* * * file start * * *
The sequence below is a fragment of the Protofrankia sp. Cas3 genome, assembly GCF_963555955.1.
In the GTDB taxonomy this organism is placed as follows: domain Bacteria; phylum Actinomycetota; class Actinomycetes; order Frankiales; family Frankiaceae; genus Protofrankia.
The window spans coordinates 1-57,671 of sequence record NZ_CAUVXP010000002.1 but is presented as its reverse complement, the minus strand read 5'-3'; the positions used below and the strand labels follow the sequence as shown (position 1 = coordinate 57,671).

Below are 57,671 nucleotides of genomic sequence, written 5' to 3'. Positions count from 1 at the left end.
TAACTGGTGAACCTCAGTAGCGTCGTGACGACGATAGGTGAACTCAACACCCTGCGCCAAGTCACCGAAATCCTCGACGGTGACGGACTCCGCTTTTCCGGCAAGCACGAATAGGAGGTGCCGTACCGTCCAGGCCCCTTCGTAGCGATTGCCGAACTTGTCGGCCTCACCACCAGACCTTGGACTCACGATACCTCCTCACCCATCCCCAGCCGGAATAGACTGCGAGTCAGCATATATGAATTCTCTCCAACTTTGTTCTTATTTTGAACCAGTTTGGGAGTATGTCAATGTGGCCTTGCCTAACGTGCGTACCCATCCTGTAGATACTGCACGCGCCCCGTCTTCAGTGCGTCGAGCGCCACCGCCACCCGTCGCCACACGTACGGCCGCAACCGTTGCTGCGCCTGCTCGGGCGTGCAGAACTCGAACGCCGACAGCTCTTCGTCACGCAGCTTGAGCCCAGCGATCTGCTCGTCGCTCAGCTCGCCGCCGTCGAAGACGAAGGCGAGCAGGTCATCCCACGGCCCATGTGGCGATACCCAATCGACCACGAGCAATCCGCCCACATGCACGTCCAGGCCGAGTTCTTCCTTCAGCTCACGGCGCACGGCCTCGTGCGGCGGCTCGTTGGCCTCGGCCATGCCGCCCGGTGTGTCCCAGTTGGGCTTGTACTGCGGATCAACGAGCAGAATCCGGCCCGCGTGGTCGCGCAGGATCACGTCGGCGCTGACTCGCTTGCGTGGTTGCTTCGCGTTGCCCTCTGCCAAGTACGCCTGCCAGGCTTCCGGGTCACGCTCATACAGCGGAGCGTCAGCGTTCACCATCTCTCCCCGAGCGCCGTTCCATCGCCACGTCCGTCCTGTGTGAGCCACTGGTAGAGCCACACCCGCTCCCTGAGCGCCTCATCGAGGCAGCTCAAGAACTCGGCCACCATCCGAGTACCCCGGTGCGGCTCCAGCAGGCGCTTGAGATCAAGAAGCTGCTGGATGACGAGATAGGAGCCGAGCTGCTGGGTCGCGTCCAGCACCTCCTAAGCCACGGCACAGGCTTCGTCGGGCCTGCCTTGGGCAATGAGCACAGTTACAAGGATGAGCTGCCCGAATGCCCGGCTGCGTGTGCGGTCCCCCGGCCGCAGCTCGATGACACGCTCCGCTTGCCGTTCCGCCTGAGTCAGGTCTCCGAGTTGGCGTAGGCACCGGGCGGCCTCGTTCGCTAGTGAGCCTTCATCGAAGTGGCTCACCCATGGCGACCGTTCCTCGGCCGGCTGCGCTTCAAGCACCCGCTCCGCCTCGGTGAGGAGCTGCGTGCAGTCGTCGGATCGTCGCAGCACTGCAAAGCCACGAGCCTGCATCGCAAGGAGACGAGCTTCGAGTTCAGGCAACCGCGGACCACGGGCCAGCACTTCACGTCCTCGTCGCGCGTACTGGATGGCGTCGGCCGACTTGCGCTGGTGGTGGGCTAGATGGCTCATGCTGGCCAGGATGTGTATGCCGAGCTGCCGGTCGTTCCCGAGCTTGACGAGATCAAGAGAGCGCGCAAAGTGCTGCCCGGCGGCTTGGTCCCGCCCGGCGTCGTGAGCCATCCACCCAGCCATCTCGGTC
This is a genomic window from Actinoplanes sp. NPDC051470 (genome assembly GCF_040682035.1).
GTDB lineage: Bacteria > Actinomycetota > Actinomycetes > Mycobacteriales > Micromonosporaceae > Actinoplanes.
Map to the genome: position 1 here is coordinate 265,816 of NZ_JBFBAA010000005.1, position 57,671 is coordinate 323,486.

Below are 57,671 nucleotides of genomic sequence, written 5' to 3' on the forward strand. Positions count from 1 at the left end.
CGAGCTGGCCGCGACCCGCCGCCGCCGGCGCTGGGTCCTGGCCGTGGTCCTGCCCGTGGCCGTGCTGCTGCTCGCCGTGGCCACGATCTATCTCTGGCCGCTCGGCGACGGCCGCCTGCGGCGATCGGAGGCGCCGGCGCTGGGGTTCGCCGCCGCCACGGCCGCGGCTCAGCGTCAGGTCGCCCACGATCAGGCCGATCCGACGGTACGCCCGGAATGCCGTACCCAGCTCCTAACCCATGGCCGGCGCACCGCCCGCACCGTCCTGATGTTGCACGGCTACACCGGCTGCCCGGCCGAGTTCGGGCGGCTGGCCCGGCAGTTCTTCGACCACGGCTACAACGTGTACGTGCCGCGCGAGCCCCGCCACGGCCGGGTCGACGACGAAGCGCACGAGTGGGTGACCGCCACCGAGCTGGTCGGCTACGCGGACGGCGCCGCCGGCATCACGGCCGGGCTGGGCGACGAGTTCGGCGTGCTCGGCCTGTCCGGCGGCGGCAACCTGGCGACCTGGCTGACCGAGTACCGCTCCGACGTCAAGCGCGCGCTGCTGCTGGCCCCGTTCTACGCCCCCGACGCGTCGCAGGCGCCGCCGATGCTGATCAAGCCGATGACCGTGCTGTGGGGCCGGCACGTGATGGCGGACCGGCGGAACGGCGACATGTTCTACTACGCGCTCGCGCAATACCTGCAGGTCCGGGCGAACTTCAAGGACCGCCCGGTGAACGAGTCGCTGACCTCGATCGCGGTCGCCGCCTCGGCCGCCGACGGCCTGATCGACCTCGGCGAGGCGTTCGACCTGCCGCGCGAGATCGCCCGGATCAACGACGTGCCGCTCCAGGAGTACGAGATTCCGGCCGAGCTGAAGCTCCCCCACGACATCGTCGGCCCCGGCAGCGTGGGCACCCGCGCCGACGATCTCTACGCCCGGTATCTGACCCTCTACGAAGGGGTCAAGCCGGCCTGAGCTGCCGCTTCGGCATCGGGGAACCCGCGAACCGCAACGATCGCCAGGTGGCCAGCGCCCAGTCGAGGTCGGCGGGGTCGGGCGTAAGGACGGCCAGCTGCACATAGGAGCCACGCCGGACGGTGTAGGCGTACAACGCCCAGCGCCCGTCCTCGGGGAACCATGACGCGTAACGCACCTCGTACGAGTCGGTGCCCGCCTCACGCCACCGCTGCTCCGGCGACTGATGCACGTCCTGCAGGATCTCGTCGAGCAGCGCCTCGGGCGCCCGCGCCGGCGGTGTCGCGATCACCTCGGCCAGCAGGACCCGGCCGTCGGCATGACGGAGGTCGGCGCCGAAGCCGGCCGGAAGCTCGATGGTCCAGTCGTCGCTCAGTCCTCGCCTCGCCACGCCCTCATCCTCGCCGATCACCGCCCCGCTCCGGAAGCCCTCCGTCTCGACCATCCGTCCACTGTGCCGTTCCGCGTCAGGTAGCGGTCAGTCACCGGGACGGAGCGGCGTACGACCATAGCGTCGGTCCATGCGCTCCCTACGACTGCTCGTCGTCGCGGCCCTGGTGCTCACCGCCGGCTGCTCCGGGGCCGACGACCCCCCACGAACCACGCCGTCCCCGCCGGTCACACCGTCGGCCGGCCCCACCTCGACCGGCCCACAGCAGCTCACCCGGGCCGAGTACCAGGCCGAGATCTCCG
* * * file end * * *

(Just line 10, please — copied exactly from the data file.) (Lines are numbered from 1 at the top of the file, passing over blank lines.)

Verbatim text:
CGAGCTGGCCGCGACCCGCCGCCGCCGGCGCTGGGTCCTGGCCGTGGTCCTGCCCGTGGCCGTGCTGCTGCTCGCCGTGGCCACGATCTATCTCTGGCCGCTCGGCGACGGCCGCCTGCGGCGATCGGAGGCGCCGGCGCTGGGGTTCGCCGCCGCCACGGCCGCGGCTCAGCGTCAGGTCGCCCACGATCAGGCCGATCCGACGGTACGCCCGGAATGCCGTACCCAGCTCCTAACCCATGGCCGGCGCACCGCCCGCACCGTCCTGATGTTGCACGGCTACACCGGCTGCCCGGCCGAGTTCGGGCGGCTGGCCCGGCAGTTCTTCGACCACGGCTACAACGTGTACGTGCCGCGCGAGCCCCGCCACGGCCGGGTCGACGACGAAGCGCACGAGTGGGTGACCGCCACCGAGCTGGTCGGCTACGCGGACGGCGCCGCCGGCATCACGGCCGGGCTGGGCGACGAGTTCGGCGTGCTCGGCCTGTCCGGCGGCGGCAACCTGGCGACCTGGCTGACCGAGTACCGCTCCGACGTCAAGCGCGCGCTGCTGCTGGCCCCGTTCTACGCCCCCGACGCGTCGCAGGCGCCGCCGATGCTGATCAAGCCGATGACCGTGCTGTGGGGCCGGCACGTGATGGCGGACCGGCGGAACGGCGACATGTTCTACTACGCGCTCGCGCAATACCTGCAGGTCCGGGCGAACTTCAAGGACCGCCCGGTGAACGAGTCGCTGACCTCGATCGCGGTCGCCGCCTCGGCCGCCGACGGCCTGATCGACCTCGGCGAGGCGTTCGACCTGCCGCGCGAGATCGCCCGGATCAACGACGTGCCGCTCCAGGAGTACGAGATTCCGGCCGAGCTGAAGCTCCCCCACGACATCGTCGGCCCCGGCAGCGTGGGCACCCGCGCCGACGATCTCTACGCCCGGTATCTGACCCTCTACGAAGGGGTCAAGCCGGCCTGAGCTGCCGCTTCGGCATCGGGGAACCCGCGAACCGCAACGATCGCCAGGTGGCCAGCGCCCAGTCGAGGTCGGCGGGGTCGGGCGTAAGGACGGCCAGCTGCACATAGGAGCCACGCCGGACGGTGTAGGCGTACAACGCCCAGCGCCCGTCCTCGGGGAACCATGACGCGTAACGCACCTCGTACGAGTCGGTGCCCGCCTCACGCCACCGCTGCTCCGGCGACTGATGCACGTCCTGCAGGATCTCGTCGAGCAGCGCCTCGGGCGCCCGCGCCGGCGGTGTCGCGATCACCTCGGCCAGCAGGACCCGGCCGTCGGCATGACGGAGGTCGGCGCCGAAGCCGGCCGGAAGCTCGATGGTCCAGTCGTCGCTCAGTCCTCGCCTCGCCACGCCCTCATCCTCGCCGATCACCGCCCCGCTCCGGAAGCCCTCCGTCTCGACCATCCGTCCACTGTGCCGTTCCGCGTCAGGTAGCGGTCAGTCACCGGGACGGAGCGGCGTACGACCATAGCGTCGGTCCATGCGCTCCCTACGACTGCTCGTCGTCGCGGCCCTGGTGCTCACCGCCGGCTGCTCCGGGGCCGACGACCCCCCACGAACCACGCCGTCCCCGCCGGTCACACCGTCGGCCGGCCCCACCTCGACCGGCCCACAGCAGCTCACCCGGGCCGAGTACCAGGCCGAGATCTCCG